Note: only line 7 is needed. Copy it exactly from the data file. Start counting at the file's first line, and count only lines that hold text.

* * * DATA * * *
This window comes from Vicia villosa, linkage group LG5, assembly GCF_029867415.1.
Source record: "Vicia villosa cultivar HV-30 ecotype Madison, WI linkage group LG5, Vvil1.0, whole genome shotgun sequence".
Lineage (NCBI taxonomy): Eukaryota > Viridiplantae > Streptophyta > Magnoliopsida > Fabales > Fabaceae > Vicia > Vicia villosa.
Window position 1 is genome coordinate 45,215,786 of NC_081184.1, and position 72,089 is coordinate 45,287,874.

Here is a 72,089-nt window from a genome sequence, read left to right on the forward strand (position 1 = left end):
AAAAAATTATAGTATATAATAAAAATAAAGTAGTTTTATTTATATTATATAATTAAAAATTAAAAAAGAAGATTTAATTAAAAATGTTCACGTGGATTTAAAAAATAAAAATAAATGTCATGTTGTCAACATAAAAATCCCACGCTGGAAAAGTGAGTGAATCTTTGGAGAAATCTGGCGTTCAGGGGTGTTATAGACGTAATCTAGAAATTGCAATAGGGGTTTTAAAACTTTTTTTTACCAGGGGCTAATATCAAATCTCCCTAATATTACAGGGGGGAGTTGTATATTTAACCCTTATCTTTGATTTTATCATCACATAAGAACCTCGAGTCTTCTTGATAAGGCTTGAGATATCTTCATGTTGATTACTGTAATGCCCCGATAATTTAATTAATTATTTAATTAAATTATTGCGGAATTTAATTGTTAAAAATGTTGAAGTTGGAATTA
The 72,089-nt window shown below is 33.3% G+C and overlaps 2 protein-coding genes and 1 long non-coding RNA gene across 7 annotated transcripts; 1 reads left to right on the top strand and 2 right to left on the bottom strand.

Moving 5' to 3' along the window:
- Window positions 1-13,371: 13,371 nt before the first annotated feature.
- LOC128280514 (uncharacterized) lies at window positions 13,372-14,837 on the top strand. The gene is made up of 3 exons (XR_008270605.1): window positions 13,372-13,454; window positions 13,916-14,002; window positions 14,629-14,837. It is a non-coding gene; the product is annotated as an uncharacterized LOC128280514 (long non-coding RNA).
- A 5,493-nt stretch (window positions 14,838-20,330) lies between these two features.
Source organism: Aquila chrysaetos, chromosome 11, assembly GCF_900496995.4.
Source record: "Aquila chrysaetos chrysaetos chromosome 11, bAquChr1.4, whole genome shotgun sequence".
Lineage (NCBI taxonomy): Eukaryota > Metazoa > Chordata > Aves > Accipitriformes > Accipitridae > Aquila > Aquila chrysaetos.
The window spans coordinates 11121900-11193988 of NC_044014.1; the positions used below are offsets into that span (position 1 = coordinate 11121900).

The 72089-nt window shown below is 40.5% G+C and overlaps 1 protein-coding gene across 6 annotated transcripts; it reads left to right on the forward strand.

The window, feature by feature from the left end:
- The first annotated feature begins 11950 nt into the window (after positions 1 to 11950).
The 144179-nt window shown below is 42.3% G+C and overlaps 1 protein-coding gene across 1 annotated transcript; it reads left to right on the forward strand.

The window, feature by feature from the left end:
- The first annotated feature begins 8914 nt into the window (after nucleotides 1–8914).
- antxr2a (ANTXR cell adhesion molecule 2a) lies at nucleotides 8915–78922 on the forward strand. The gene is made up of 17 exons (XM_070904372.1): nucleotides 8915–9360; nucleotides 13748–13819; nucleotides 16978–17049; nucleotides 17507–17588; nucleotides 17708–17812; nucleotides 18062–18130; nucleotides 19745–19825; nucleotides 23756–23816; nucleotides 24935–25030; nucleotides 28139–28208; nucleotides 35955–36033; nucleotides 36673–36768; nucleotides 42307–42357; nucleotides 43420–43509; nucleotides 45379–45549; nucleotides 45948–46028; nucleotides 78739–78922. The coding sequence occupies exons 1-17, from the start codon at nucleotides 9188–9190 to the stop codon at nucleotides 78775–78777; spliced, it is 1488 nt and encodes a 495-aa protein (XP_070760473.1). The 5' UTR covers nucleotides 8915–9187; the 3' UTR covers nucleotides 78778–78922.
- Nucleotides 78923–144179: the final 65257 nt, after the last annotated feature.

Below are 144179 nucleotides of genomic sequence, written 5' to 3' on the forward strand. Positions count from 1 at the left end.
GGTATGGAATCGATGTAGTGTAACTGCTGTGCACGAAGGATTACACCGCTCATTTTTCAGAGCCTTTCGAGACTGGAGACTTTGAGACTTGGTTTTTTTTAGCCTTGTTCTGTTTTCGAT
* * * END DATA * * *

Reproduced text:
The 72,089-nt window shown below is 33.3% G+C and overlaps 2 protein-coding genes and 1 long non-coding RNA gene across 7 annotated transcripts; 1 reads left to right on the top strand and 2 right to left on the bottom strand.